The Veterans' Entrepreneurial Transition Business Benefit Act would allow veterans to use Montgomery GI Bill benefits to start or run their own businesses.
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Can Veterans Use the GI Bill to Run a Business?

The Veterans' Entrepreneurial Transition Business Benefit Act would allow veterans to use Montgomery GI Bill benefits to start or run their own businesses.

The bill, HR 114, would apply only to Montgomery GI Bill benefits, which in 2010 paid a flat rate of $1,368 per month for up to 36 months of benefits for those who enrolled in the program and served three years or longer on active duty.

Rep. Jeff Fortenberry, R-Neb., the sponsor of HR 114, intends to offer similar legislation that would allow Post-9/11 GI Bill benefits to be used as financial support when buying or operating a small business

Letting veterans use GI Bill education benefits to own and operate their own businesses would allow veterans extra income to sustain their families until their businesses became profitable. That can be important to many separating services members who face difficult transitions in finances after leaving behind not only their military pay, but a plethora of military allowances and bonuses.


Should expanded GI Bill benefits , stretch to support veterans' start-up businesses, even though the GI Bill was originally intended to support veterans' higher education?

The largest veterans group, the American Legion supported the Veterans' Entrepreneurial Transition Business Benefit Act and its precedent-setting idea of allowing GI Bill education benefits to expand GI Bill benefits to apply to more something other than training and education.

They asserted that not every veteran is destined for college and GI Bill benefits need to be more accessible for those veterans with an entrepreneurial spirit.

Paralyzed Veterans of America also support the bill, noting that Congress should support veterans who want to start businesses, and allow the funds earned for college courses to be used to help secure the future of those veterans in this way.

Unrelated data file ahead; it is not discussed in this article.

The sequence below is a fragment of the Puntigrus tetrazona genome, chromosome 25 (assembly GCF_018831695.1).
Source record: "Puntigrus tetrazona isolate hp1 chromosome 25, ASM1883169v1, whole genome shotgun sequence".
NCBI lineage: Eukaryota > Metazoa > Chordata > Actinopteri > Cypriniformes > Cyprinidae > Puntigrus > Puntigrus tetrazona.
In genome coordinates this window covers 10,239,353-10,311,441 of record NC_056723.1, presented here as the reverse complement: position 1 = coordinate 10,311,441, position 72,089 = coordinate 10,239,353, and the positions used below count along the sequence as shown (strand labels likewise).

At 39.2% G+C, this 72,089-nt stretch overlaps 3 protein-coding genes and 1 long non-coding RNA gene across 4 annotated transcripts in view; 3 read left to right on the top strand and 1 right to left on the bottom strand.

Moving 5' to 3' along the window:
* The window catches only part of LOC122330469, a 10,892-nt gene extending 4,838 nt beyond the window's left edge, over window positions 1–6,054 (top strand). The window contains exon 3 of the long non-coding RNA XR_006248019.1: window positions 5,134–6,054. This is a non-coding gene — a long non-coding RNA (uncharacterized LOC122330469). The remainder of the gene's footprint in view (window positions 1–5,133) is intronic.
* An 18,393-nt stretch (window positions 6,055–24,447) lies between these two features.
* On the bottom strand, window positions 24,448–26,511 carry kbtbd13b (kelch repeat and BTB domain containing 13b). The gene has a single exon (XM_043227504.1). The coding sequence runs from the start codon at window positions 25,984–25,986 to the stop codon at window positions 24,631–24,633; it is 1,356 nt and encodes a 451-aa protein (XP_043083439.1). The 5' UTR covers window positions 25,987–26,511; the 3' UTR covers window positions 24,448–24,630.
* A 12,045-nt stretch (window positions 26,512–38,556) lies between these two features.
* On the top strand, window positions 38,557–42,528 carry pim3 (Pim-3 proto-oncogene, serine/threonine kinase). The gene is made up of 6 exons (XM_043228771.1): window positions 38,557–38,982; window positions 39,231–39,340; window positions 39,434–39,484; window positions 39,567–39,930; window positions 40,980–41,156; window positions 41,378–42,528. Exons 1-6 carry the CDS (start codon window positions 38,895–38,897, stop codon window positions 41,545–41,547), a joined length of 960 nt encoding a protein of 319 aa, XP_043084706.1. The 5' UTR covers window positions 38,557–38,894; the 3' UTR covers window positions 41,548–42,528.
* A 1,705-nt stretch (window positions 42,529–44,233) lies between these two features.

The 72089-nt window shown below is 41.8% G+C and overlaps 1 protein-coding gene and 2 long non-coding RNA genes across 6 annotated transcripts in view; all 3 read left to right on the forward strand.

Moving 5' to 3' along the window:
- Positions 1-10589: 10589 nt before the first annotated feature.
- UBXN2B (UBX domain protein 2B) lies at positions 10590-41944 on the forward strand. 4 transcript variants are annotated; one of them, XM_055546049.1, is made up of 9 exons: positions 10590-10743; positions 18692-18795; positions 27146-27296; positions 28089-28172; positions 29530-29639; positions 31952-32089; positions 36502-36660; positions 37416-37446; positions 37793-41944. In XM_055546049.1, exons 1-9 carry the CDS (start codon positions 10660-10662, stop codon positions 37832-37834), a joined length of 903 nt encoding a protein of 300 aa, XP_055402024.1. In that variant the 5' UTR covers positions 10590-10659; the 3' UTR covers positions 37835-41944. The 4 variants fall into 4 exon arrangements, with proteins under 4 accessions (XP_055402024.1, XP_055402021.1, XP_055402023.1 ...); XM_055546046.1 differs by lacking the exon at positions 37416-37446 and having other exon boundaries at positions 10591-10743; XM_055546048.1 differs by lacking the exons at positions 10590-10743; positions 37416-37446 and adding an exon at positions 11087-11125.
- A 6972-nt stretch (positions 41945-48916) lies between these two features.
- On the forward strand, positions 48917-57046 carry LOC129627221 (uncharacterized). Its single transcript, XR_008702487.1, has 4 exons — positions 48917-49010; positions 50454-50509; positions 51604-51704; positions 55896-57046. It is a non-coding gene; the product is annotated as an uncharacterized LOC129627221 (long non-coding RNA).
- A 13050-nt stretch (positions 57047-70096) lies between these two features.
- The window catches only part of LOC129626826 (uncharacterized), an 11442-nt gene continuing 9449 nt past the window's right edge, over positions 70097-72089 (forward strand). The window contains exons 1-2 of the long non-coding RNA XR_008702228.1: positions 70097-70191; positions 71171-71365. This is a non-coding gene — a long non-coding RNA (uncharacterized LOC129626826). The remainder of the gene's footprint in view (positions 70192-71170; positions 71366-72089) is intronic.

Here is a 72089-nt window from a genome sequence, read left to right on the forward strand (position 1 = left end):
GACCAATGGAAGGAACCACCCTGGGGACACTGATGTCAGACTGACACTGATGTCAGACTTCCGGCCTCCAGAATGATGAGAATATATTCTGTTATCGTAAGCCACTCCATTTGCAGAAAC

The nation's largest group of combat veterans, the Veterans of Foreign Wars, as well as the Veterans Affairs Department, oppose this bill, leaving the House Veterans' Affairs Committee's economic opportunity panel uncertain about its fate.

The VFW's national legislative service stated that the purpose of the GI Bill is to provide education, training and the skills to help veterans succeed, not to provide business start-up money. Small Business Administration programs address the specific needs of business start-ups, they noted. VA is willing to work with Congress and with the Small Business Administration to find other ways to help veterans start businesses.

Other opponents say the bill would require VA to make judgments on whether a veteran has a good enough business plan to warrant using GI Bill benefits for financial support. The bill includes no guidance as to how VA would determine the particular amount of education assistance a veteran could receive or how VA would implement the financial support.

The Veterans' Entrepreneurial Transition Business Benefit Act has been pending since Jan. 9, 2009.


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